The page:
RA flares are inevitable, but these tips can help you feeling like yourself again.
If you have rheumatoid arthritis, you probably know that RA flare-ups tend to have a mind of their own. “The immune system is very mysterious,” says Ashira Blazer, MD, a rheumatologist at NYU Langone Medical Center. “A person can have a flare without any sort of trigger, but there are certain things that trigger flares.”
A flare is a period of increased RA activity (inflammation) or worsening rheumatoid arthritis symptoms. “An RA flare feels a lot like the first diagnosis of RA,” says Dr. Blazer. “So patients start to develop pain swelling, stiffness—especially in the morning—and it can last hours, maybe even all day.”
Predictable flares are ones that come about from a known trigger, like if you overexerted yourself from cleaning your house or had a stressful day at work. Unpredictable flares are ones that come about but don’t have a clear trigger.
“Sometimes patients get frustrated if they’re taking their medications as prescribed and they still have flares—but it’s important to know that flares can happen even in patients who are completely compliant,” says Dr. Blazer.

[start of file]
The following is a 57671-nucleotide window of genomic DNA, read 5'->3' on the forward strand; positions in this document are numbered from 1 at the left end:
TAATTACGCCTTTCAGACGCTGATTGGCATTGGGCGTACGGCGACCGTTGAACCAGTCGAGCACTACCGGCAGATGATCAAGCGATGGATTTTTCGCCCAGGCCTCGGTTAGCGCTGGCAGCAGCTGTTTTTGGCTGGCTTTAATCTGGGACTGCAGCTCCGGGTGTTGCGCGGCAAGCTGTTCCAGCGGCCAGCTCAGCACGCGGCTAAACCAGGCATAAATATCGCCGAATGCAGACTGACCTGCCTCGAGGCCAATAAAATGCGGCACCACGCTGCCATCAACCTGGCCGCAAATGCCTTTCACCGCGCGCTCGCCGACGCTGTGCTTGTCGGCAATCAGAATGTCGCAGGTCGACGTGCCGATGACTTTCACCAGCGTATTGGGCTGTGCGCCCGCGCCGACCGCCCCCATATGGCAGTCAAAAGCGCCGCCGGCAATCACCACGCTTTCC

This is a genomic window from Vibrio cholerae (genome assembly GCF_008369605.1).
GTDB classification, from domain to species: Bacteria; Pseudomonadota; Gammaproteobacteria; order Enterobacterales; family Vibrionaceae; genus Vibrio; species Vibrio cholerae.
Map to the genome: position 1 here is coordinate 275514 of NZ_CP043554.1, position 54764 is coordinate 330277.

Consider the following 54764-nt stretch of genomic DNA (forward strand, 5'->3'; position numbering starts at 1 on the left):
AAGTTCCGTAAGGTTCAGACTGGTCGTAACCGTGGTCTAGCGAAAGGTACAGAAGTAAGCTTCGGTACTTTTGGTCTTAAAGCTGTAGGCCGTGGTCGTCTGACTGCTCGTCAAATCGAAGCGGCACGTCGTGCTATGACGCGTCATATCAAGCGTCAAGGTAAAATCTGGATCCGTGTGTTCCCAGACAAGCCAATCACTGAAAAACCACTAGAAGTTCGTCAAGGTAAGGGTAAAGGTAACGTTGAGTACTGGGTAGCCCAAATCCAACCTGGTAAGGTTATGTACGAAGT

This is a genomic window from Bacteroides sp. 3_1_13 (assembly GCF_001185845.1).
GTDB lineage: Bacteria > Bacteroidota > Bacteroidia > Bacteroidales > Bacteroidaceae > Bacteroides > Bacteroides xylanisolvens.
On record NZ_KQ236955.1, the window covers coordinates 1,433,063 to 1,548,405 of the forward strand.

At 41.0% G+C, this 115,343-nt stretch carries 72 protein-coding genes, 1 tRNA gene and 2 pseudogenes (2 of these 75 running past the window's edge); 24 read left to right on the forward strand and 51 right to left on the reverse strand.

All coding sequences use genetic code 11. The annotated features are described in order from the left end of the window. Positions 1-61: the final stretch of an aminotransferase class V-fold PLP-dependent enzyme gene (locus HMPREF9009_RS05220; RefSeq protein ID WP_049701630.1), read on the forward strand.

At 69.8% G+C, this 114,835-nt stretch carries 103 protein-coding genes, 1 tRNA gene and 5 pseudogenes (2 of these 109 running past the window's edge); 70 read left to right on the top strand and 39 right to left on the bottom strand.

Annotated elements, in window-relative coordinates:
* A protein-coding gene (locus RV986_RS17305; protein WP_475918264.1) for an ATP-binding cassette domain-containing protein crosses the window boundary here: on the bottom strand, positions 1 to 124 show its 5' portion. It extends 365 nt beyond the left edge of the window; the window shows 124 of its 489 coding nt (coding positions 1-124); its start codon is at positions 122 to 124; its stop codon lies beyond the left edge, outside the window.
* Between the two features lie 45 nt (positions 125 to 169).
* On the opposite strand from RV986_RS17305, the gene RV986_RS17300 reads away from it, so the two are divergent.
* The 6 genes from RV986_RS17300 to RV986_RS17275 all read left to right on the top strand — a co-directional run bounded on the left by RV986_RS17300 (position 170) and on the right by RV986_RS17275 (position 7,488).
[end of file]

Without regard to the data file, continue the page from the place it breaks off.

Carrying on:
Flares are related to natural variations in the processes that cause inflammation. They can vary in intensity, duration, and frequency, but RA flares are usually reversible—if treated promptly. “Flares can go on for several weeks without appropriate therapy,” says Dr. Blazer.
Treating a Rheumatoid Arthritis Flare with Medication
“If someone is diagnosed with RA, and they believe they’re experiencing a flare, they should certainly see their physician as early as possible in order to get therapy and to get the flare under control,” says Dr. Blazer.
Depending on the severity of the RA flare, your doctor may give you medication to reduce the inflammation quickly. “Steroids are one of our tools, but some flares are a little bit milder and we can get away with non-steroidal anti-inflammatories, such as ibuprofen,” says Dr. Blazer.
Since flare-ups can come and go, Dr. Blazer says patients are often tempted to stop taking their meds when they feel well. Her advice: don’t. “If you want to avoid having flares you need to take [your medication] all the time,” she says.
Treating a Rheumatoid Arthritis Flare with Lifestyle Changes
When you’re experiencing an RA flare, it’s important to not try to just push through it—overexerting yourself can make the flare worse. “Take some time off work, or maybe reduce the number of obligations that you have in your life to really care for yourself and rest,” says Dr. Blazer.
Having trouble coping with RA emotionally? This little mindset shift will help change your outlook on rheumatoid arthritis.
It’s also important to prevent flares by managing your lifestyle. “Adequate sleep, adequate exercise (not overexertion), and stress management are keys to preventing flares,” says Dr. Blazer.
Dr. Blazer is a rheumatologist and instructor in the department of medicine at NYU Langone Health.
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An RA flare feels a lot like
the first diagnosis of RA.
00:00:07,620 --> 00:00:12,150
So patients start to develop pains,